Rules of the Sisterhood, 1855.


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CITATION: Sisterhood of St. John Baptist Clewer Rules of the Sisterhood, MSS 040, Archives and Manuscripts Dept., Pitts Theology Library, Emory University. 

Historical Note

The House of Mercy in Clewer was founded on June 19, 1849, by Mrs. Tennant, the widow of a clergyman of the Church of England. Converting her home into a "Penitentiary," Mrs. Tennant was joined in her work, in the "moral and spiritual restoration of fallen women," by other ladies of the Church of England. These ladies formed a religious community, known as a Sisterhood, devoted to working among the "Penitents." Although their primary concern was for the work among the young women, the Sisters expanded their work to the care of the sick, infirm, and orphans by the mid-1850s. Their orphanage became known as St. John's Home. 

Scope and Content Note

The Rules of the Sisterhood of St. John Baptist, Clewer, a handwritten, illuminated manuscript, prescribes the duties and manner in which the Sisters were to conduct their spiritual and daily lives. Thirty-six pages long, the rules governed many aspects of the Sisters' lives including their relationships to one another, to the inmates or penitents, and to the children; recreation; and the hours they were to keep. The rules also include the duties and requirements for acceptance into the community, of t he inmates, the Sisters, and the Associates, those ladies who lived in their own homes, but, also worked in or gave aid to the House.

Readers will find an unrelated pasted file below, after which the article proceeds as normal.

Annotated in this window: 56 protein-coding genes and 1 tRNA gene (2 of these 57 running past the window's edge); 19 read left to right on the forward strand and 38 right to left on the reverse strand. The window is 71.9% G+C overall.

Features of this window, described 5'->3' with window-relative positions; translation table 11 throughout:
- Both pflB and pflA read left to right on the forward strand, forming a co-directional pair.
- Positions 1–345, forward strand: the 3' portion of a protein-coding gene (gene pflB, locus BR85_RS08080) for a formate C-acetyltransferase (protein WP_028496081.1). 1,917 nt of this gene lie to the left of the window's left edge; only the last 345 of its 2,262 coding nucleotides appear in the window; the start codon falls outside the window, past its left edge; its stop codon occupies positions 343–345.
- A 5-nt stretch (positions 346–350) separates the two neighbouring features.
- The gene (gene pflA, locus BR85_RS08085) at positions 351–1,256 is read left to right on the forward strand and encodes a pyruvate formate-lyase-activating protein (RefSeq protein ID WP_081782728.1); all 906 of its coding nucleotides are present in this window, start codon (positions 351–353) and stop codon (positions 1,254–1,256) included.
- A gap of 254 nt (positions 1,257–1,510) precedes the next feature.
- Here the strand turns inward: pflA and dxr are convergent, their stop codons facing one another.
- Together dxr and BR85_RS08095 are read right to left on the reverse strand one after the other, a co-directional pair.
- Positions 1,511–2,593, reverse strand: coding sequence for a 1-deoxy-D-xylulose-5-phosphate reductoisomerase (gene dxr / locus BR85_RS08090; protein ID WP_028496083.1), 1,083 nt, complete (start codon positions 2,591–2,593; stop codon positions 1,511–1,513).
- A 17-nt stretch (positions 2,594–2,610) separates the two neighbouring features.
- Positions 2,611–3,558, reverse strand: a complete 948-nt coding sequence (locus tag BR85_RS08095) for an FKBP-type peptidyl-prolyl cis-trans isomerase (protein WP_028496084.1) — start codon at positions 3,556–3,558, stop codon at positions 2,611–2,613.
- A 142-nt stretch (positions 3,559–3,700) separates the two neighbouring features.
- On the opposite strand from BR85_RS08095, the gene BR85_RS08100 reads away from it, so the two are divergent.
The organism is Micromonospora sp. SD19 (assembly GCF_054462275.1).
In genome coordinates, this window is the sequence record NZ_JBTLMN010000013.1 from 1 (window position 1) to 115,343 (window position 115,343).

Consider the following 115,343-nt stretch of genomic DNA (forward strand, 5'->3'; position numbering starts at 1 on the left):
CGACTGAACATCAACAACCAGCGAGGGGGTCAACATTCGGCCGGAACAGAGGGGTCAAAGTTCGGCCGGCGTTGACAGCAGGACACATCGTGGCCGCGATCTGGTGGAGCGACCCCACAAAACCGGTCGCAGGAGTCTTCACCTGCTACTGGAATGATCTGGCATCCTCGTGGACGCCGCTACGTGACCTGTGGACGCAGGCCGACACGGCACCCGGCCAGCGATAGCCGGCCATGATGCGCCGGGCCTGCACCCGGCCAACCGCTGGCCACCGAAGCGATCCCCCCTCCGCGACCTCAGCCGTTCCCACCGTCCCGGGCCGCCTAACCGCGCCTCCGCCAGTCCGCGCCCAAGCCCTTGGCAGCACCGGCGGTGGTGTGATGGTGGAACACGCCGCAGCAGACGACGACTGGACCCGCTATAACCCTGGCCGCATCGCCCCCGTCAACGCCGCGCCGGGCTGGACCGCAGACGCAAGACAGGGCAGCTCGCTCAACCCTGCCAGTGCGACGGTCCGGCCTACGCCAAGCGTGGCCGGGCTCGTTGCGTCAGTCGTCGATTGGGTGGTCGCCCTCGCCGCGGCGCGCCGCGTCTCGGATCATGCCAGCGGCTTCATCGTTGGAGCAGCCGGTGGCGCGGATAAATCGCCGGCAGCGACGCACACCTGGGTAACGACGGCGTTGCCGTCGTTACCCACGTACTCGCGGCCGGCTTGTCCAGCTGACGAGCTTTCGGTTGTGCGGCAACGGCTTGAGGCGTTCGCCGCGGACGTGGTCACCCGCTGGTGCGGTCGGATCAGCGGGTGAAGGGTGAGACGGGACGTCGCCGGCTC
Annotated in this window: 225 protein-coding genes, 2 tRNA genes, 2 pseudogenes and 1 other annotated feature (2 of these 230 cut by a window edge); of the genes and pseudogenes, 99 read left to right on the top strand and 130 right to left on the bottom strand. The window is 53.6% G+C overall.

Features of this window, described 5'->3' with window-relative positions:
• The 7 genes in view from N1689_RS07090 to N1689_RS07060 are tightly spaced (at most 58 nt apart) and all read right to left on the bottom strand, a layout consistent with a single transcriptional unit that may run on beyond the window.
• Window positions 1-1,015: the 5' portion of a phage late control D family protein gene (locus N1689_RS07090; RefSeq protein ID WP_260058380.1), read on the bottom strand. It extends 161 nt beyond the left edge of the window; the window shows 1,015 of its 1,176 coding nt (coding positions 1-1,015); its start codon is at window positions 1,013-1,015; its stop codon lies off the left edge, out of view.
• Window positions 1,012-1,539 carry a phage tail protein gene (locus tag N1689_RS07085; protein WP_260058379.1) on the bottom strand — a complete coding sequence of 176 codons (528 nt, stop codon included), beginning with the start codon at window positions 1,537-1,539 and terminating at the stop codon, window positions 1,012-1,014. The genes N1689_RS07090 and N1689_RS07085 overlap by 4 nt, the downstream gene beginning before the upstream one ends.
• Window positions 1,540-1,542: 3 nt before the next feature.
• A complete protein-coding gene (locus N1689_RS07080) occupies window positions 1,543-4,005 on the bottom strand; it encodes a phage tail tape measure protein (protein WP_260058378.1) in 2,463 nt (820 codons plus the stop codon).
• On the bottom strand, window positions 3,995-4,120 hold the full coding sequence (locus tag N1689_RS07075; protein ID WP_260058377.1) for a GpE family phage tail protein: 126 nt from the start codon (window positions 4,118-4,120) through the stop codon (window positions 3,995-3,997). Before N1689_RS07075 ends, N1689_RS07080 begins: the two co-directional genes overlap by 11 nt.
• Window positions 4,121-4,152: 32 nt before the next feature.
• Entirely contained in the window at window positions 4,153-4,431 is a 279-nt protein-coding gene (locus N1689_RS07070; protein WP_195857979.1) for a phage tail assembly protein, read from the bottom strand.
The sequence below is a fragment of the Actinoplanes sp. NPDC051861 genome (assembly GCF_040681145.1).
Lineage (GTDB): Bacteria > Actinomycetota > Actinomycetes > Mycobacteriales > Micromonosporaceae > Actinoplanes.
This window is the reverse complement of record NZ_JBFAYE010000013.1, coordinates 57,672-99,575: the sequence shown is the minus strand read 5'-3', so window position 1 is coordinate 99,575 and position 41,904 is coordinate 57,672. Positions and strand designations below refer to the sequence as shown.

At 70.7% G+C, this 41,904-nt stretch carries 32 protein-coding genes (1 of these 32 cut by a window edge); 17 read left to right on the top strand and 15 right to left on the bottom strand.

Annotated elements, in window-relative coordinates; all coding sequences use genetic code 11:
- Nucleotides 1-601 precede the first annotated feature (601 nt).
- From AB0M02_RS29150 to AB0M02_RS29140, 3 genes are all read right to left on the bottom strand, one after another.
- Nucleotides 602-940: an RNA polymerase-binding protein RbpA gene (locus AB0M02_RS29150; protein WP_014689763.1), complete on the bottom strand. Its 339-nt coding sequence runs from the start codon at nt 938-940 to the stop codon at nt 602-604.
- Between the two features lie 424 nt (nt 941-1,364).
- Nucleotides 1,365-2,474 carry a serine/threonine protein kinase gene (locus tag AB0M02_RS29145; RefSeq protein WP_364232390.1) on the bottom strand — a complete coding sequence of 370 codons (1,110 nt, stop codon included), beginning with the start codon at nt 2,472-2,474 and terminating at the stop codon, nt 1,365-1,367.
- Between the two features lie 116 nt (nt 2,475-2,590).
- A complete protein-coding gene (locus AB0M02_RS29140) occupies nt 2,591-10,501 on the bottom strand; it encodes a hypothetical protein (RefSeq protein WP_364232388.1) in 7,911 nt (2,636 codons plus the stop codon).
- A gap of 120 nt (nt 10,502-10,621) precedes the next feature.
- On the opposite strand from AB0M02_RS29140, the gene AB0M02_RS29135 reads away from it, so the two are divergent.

See also:
Carter, Thomas Thelluson
The First Five Years of the House of Mercy, Clewer. Second edition. London: Joseph Masters, 1856. [Special Collections, 1856 CART]

 --- The First Ten Years of the House of Mercy, Clewer. London: Joseph Masters, 1861. [Special Collections, 1861 CART]

House of Mercy (Clewer, Berkshire). Report of the House of Mercy, Clewer, for the Year Ending March 31, 1890. Windsor: Thomas Luff, 1890. [Special Collections, 1890 HOUS]

Last Modified: 10/08/00